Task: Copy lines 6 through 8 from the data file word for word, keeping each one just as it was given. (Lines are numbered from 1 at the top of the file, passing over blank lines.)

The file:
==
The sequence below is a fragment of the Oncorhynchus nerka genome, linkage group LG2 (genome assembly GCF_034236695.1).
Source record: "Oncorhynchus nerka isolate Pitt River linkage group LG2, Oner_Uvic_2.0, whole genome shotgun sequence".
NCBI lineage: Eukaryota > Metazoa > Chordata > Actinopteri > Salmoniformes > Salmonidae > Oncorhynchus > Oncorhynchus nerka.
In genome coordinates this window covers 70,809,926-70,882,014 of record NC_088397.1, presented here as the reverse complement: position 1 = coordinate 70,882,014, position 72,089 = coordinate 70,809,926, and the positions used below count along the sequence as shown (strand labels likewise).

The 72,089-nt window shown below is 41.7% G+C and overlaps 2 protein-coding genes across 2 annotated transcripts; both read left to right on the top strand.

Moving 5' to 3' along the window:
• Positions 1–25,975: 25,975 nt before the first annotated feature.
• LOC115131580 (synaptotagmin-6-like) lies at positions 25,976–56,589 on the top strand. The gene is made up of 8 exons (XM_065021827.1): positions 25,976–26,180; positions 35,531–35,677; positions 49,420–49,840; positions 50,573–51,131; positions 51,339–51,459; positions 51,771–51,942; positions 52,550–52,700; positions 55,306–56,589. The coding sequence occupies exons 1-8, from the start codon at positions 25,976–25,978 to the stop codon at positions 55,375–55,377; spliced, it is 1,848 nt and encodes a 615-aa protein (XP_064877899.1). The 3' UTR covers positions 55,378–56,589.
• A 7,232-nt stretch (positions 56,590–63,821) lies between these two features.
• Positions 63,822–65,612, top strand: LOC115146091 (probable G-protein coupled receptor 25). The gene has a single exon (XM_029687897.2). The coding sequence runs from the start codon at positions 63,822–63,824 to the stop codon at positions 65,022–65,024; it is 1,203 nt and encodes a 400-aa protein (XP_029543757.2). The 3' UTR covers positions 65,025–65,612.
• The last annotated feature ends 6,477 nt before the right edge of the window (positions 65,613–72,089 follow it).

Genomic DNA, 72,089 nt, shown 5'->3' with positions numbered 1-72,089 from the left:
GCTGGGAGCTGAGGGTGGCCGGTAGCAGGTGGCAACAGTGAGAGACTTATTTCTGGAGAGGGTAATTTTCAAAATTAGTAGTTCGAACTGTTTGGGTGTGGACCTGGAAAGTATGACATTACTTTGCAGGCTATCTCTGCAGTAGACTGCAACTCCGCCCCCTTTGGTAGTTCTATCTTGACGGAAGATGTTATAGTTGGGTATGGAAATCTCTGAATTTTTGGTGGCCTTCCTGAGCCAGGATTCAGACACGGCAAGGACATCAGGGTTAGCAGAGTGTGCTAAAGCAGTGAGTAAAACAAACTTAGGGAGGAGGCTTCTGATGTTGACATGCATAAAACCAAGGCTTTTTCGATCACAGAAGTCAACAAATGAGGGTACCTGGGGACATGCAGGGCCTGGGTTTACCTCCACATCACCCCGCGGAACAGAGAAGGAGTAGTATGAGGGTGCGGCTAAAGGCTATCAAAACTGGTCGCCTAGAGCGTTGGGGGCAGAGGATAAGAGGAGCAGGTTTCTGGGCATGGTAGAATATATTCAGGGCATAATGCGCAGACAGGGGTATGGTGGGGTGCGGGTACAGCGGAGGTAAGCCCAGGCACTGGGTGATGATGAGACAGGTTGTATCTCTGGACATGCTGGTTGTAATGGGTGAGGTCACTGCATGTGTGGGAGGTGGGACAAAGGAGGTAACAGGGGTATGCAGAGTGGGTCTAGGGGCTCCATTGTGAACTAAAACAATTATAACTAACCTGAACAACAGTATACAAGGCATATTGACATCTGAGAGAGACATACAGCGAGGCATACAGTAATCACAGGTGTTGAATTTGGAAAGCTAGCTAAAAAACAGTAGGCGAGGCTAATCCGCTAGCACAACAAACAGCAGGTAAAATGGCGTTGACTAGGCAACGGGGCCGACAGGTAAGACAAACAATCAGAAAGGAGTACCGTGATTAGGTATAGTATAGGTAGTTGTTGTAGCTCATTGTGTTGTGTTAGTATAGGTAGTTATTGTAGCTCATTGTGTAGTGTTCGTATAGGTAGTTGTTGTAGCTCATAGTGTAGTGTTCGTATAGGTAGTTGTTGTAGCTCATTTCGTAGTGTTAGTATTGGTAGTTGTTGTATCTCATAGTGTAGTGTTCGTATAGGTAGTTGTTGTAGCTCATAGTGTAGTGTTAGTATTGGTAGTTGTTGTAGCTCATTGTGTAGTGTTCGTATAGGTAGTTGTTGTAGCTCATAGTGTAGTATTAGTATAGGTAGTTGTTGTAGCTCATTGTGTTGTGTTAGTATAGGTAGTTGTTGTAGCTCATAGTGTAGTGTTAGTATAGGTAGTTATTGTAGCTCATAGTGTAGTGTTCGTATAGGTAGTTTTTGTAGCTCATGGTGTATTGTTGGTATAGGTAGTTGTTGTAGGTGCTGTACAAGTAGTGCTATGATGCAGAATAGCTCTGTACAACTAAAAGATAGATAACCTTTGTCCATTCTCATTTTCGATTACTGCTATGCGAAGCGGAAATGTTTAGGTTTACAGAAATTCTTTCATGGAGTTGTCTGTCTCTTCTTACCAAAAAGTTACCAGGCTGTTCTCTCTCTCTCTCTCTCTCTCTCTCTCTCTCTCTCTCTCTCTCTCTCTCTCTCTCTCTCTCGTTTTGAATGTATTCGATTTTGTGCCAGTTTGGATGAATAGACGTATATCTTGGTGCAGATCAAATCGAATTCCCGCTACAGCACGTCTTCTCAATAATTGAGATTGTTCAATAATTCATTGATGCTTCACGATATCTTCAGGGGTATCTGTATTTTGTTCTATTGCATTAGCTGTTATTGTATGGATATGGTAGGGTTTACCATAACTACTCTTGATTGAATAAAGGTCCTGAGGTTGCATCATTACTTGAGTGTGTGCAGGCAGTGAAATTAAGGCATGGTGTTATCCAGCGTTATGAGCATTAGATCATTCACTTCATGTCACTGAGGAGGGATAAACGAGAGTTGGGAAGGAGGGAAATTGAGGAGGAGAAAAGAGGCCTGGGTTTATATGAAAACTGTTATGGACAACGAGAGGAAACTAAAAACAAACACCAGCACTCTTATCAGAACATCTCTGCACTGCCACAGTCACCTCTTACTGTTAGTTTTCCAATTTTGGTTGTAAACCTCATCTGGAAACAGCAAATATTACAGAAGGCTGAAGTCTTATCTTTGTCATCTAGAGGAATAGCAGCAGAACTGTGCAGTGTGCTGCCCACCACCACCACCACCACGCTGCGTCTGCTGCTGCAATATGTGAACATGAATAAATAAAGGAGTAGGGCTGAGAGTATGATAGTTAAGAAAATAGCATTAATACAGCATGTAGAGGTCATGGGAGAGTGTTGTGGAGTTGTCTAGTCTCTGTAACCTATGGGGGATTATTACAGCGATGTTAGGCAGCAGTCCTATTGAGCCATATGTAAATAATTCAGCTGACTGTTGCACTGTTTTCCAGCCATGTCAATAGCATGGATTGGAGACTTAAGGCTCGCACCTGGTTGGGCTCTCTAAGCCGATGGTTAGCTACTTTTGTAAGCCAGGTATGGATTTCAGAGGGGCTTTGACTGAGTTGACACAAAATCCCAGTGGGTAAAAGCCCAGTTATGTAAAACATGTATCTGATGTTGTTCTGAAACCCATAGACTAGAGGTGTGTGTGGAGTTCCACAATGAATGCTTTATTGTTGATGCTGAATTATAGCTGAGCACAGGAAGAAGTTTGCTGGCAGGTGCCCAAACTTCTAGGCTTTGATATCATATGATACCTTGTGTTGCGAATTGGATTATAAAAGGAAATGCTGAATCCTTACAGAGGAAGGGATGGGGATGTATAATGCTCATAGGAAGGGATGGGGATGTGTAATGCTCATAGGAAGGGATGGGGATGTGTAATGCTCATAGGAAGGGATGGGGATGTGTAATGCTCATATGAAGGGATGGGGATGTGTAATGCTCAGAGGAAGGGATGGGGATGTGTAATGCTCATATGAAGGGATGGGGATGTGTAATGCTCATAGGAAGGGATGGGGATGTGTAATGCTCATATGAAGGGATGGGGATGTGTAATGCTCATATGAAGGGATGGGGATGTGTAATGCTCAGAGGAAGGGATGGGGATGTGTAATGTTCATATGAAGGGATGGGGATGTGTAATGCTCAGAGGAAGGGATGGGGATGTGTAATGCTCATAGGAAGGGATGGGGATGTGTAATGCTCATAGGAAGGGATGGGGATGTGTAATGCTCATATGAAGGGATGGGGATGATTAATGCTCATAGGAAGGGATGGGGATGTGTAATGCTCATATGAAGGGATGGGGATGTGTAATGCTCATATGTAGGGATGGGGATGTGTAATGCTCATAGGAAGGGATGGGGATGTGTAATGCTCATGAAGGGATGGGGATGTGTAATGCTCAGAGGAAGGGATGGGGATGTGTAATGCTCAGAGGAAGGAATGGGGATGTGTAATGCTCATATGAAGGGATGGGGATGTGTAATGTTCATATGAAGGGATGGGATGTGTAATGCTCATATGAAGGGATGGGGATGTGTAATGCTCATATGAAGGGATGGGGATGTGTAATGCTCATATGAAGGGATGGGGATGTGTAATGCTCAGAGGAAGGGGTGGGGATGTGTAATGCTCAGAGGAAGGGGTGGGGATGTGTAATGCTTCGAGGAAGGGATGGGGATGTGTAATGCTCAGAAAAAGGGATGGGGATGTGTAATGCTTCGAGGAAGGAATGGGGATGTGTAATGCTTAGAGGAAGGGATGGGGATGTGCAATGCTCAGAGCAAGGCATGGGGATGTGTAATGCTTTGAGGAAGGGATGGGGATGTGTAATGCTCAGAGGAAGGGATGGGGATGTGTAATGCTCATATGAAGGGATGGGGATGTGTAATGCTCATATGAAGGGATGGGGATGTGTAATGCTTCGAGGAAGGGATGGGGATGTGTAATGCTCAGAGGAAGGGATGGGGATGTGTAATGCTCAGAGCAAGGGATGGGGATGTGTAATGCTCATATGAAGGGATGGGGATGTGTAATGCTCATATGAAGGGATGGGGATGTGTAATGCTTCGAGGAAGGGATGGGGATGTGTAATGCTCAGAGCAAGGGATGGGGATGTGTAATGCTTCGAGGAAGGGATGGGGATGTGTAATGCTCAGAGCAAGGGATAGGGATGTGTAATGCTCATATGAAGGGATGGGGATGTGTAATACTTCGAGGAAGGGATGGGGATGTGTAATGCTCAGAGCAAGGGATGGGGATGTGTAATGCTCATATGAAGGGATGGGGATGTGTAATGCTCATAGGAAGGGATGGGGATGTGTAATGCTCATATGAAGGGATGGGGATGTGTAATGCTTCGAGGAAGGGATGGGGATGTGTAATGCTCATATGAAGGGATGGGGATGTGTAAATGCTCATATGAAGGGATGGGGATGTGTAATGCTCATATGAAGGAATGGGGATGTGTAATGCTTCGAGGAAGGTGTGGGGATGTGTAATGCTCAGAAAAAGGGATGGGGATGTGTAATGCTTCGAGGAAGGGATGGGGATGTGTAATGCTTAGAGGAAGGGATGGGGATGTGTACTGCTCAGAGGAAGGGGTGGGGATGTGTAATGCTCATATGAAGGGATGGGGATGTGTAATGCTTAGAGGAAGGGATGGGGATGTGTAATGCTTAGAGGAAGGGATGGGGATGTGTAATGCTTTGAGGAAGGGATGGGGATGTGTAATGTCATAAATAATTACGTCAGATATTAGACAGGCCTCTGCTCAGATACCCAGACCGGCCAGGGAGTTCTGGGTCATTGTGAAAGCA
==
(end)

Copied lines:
Moving 5' to 3' along the window:
• Positions 1–25,975: 25,975 nt before the first annotated feature.
• LOC115131580 (synaptotagmin-6-like) lies at positions 25,976–56,589 on the top strand. The gene is made up of 8 exons (XM_065021827.1): positions 25,976–26,180; positions 35,531–35,677; positions 49,420–49,840; positions 50,573–51,131; positions 51,339–51,459; positions 51,771–51,942; positions 52,550–52,700; positions 55,306–56,589. The coding sequence occupies exons 1-8, from the start codon at positions 25,976–25,978 to the stop codon at positions 55,375–55,377; spliced, it is 1,848 nt and encodes a 615-aa protein (XP_064877899.1). The 3' UTR covers positions 55,378–56,589.